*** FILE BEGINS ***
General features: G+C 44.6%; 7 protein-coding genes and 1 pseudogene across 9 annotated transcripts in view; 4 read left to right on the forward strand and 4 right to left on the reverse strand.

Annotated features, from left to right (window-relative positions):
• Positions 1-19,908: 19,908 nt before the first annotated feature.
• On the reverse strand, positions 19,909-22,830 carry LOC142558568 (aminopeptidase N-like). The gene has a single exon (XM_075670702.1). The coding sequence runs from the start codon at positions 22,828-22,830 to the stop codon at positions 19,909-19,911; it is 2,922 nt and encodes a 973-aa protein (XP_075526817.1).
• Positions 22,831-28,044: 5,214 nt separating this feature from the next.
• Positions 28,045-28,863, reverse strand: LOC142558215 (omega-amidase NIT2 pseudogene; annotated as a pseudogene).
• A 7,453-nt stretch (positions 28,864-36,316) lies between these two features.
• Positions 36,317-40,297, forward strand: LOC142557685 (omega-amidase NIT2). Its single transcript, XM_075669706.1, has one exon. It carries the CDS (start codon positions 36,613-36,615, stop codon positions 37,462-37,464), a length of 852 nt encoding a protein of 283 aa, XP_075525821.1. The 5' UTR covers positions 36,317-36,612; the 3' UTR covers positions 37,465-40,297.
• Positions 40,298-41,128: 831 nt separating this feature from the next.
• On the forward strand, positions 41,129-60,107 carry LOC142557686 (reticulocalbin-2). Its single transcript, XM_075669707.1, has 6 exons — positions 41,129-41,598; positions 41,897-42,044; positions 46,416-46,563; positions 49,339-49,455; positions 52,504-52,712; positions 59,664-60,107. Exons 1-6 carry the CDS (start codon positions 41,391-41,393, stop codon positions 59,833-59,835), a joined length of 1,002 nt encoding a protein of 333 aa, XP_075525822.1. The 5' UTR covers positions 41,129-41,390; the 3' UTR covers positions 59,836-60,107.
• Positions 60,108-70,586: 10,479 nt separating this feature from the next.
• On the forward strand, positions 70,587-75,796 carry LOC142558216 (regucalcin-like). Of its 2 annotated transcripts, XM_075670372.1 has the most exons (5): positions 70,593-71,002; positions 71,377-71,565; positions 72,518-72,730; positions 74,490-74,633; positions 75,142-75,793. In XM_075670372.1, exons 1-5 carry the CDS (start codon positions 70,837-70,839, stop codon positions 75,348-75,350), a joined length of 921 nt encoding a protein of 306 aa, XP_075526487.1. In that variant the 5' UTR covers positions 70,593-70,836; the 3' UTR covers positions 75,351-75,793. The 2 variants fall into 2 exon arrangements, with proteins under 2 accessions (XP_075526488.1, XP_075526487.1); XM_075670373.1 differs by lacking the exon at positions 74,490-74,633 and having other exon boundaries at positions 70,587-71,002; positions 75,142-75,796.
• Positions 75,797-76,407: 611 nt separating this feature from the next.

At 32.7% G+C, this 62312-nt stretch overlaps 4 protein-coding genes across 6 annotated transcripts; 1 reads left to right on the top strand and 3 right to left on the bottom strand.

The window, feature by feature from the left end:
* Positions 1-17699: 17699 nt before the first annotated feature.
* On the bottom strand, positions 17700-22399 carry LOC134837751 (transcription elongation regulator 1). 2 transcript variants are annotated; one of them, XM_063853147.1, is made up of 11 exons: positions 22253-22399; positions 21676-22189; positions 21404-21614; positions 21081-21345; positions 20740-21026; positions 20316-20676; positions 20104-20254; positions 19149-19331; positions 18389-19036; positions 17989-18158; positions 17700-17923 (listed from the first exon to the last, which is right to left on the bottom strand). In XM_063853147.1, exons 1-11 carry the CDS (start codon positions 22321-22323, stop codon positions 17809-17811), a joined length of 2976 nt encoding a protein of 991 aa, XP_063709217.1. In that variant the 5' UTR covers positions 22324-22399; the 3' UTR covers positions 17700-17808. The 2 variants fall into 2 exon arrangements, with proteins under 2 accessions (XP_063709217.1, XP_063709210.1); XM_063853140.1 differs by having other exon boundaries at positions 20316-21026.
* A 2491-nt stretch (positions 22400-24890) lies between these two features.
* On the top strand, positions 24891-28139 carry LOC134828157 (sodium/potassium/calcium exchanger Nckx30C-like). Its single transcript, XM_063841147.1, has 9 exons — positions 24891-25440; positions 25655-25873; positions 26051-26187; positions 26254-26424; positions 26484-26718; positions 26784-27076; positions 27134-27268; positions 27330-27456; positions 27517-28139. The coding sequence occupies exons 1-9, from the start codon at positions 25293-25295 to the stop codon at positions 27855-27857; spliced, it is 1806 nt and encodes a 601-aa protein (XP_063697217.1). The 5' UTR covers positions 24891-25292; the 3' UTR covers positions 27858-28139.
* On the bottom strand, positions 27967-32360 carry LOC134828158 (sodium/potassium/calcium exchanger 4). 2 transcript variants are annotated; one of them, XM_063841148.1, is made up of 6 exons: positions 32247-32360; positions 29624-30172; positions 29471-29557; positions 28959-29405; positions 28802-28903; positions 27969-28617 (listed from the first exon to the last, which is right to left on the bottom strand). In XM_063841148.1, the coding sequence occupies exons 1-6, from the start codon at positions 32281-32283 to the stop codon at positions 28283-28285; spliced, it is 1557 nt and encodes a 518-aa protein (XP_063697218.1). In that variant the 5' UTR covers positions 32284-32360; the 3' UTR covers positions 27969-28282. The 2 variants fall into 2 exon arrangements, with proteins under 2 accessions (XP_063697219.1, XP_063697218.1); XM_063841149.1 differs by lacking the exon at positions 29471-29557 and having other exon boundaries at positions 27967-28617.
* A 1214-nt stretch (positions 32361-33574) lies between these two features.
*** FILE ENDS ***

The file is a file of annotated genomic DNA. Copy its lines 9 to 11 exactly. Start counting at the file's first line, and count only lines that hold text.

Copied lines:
• Positions 40,298-41,128: 831 nt separating this feature from the next.
• On the forward strand, positions 41,129-60,107 carry LOC142557686 (reticulocalbin-2). Its single transcript, XM_075669707.1, has 6 exons — positions 41,129-41,598; positions 41,897-42,044; positions 46,416-46,563; positions 49,339-49,455; positions 52,504-52,712; positions 59,664-60,107. Exons 1-6 carry the CDS (start codon positions 41,391-41,393, stop codon positions 59,833-59,835), a joined length of 1,002 nt encoding a protein of 333 aa, XP_075525822.1. The 5' UTR covers positions 41,129-41,390; the 3' UTR covers positions 59,836-60,107.
• Positions 60,108-70,586: 10,479 nt separating this feature from the next.